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Former South Vietnam leader Nguyen Cao Ky dies in Kuala Lumpur

KUALA LUMPUR, Malaysia -- Nguyen Cao Ky, the flamboyant former air force general who ruled South Vietnam with an iron fist for two years during the Vietnam War, died Saturday. He was 80.

Ky died at a hospital in Kuala Lumpur, Malaysia, where he was being treated for a respiratory complication, his nephew in Southern California told The Associated Press.

“He was in good health, but in the last couple of weeks he had been weak,” Peter Phan said. He said Ky split his time between his home in California and Vietnam.

One of Ky's daughters, a prominent Vietnamese-American entertainer, told the AP in an e-mail message that she was flying from Los Angeles to Malaysia to find out the exact cause of death.

One of his nation's most colorful leaders, Ky served as prime minister of U.S.-backed South Vietnam in the mid-1960s. He had been commander of South Vietnam's air force when he assumed the post in 1965, the same year U.S. involvement in the war escalated.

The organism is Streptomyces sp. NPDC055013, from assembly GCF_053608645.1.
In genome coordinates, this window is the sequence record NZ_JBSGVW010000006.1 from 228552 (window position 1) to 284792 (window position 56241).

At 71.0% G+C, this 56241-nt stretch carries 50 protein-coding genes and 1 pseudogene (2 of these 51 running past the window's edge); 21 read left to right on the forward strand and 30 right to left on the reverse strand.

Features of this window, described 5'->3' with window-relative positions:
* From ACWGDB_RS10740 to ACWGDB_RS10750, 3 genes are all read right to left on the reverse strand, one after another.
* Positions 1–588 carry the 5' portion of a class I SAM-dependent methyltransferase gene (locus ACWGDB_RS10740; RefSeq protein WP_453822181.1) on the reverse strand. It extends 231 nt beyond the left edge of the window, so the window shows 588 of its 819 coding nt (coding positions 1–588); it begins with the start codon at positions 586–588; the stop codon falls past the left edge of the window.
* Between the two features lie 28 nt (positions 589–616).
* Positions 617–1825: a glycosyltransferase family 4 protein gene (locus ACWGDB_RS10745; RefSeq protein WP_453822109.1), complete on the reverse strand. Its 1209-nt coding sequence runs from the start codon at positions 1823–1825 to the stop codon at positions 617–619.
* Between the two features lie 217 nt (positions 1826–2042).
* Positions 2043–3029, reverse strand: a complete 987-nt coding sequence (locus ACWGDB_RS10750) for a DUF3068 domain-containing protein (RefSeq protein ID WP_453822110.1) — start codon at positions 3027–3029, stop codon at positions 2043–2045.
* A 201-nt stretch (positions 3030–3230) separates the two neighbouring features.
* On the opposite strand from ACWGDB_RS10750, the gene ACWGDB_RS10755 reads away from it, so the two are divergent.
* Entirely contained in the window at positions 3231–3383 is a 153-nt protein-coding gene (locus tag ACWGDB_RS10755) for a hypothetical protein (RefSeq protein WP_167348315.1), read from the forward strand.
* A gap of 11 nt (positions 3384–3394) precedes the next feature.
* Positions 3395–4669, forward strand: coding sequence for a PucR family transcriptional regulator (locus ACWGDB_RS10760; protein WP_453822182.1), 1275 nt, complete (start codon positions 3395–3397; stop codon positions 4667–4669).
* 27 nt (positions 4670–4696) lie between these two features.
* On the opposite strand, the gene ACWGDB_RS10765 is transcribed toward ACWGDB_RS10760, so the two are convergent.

He was known as a playboy partial to purple scarves, chic night clubs and beautiful women. In power during some of the war's most tumultuous times, he was a low-key but sometimes ruthless leader.

“It's true that I did have absolute power when I was made premier,” he said in a 1989 Associated Press interview. “You may recall there was no congressional body in South Vietnam at that time. For more than two years, my word was the absolute law.”

From 1967 to 1971, he was vice president under his frequent rival, Gen. Nguyen Van Thieu.

When Thieu's government in Saigon fell to North Vietnamese troops in 1975, Ky fled by piloting a helicopter to a U.S. Navy ship. He and his family eventually settled in the United States, where he led a quiet life largely away from politics. He made headlines in 2004 when he made a controversial visit back to his homeland, praising the communists, his former enemies.

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